100-Year-Old Grandmother Slams Florida’s Book Bans in Powerful Speech
Author: Christopher Wiggins
At a Florida school board meeting, a 100-year-old woman spoke passionately, invoking her late husband, who died fighting the Nazis during World War II, against book bans. Her speech captured hearts and minds after the video of the encounter went viral online.
On Tuesday, hundreds of parents and grandparents filled the Martin County School Board meeting to demand the return of at least 80 titles to the public schools’ libraries. As a result of a complaint filed by parent Julie Marshall, the books were removed from school media centers due to their sexual content or perceived racist themes.
Schools’ responses to book challenges depend on state and local policies. For example, once a challenge has been filed, media specialists must remove books until the challenge has been resolved. In addition, state law mandates that media specialists ensure that library books are age-appropriate and free of pornography.
Introducing herself to the Martin County School Board, the centenarian who once taught senior citizens computer skills at the local high school made her point quickly.
“I am Grace Linn,” she said. “I am a hundred years young. I’m here to protest our school’s district book-banning policy. My husband, Robert Nicoll, was killed in action in World War II at a very young age. He was only 26, defending our democracy, Constitution, and freedoms.”
Eight days before the Normandy invasion, the unit that her husband commanded was bombed and strafed by Nazi planes, the Daily Beast reports. She was seven months pregnant when he was first declared missing in action. Three days after their daughter, Nicci, was born, she received a telegram saying he had died. Linn later received a picture that her husband had brought with him to Europe, but his remains could not be found.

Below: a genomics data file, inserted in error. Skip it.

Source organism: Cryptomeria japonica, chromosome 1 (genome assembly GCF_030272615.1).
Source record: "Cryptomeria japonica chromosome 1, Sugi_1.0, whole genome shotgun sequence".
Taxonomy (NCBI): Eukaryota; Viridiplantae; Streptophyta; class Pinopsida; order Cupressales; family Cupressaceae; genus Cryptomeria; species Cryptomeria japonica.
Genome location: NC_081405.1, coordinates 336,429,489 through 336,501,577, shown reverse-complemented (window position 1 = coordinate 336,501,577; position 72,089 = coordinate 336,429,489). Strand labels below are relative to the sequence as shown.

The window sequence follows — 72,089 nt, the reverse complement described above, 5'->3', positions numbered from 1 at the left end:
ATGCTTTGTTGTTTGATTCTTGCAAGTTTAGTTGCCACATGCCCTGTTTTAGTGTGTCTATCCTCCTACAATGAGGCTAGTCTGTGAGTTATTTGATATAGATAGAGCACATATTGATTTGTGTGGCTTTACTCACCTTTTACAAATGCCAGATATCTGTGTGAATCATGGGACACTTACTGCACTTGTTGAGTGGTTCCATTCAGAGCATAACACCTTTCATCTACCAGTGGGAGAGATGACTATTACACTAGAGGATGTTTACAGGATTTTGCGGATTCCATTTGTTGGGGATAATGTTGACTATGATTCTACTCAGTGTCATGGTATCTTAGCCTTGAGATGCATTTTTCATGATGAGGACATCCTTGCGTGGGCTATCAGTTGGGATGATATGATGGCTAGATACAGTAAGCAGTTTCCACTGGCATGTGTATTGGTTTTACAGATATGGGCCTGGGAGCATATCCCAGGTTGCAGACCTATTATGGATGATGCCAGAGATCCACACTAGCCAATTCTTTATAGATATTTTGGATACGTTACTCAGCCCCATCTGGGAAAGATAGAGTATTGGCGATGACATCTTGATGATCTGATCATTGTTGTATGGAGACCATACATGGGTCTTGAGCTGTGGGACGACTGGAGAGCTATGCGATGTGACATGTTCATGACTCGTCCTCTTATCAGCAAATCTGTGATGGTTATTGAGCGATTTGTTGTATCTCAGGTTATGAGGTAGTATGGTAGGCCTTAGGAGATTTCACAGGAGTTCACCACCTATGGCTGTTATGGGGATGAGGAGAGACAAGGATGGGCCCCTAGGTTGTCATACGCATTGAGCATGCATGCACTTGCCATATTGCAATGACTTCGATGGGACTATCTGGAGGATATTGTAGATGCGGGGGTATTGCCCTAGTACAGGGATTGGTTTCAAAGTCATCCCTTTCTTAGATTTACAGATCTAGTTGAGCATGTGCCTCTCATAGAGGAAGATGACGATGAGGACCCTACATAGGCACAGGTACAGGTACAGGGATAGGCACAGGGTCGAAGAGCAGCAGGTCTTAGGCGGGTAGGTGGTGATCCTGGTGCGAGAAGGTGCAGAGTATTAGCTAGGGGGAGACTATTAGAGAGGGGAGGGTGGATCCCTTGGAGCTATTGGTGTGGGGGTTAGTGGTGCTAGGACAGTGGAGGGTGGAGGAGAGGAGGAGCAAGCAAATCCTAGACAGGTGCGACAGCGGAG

“One of the freedoms that the Nazis crushed was the freedom to read the books they banned,” she said. “They stopped the free press and banned and burned books. The freedom to read, which is protected by the First Amendment, is our essential right and duty of our democracy. Even so, it is continually under attack by both the public and private groups who think they hold the truth.”
Seeing a handmade quilt being unfurled behind her, Linn explained its significance.
“In response to the book banning throughout our country and Martin County last year—during the time I was 99—I have created this quilt,” she said. “To remind all of us that these few of so many more books that are banned or targeted need to be proudly displayed and protected and read if you choose to.”
Linn did not mince words when it came to why she was there.
“Banning books and burning books are the same. Both are done for the same reason—fear of knowledge. Fear is not freedom. Fear is not liberty. Fear is control. My husband died as a father of freedom,” she said.
“I am a mother of liberty. Banned books need to be proudly displayed and protected from school boards like this. Thank you very much,” she concluded.
PEN America found that between 2021-2022 there were 565 books banned in Florida schools. Many of these books have LGBTQ+ themes or subjects and have been cracked down on due to the state’s notorious “dont’ say gay” law.
Watch Grace Linn’s incredible speech below.
Martin County School Board – Regular School Board Meetingwww.youtube.com
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Original Article on The Advocate
Author: Christopher Wiggins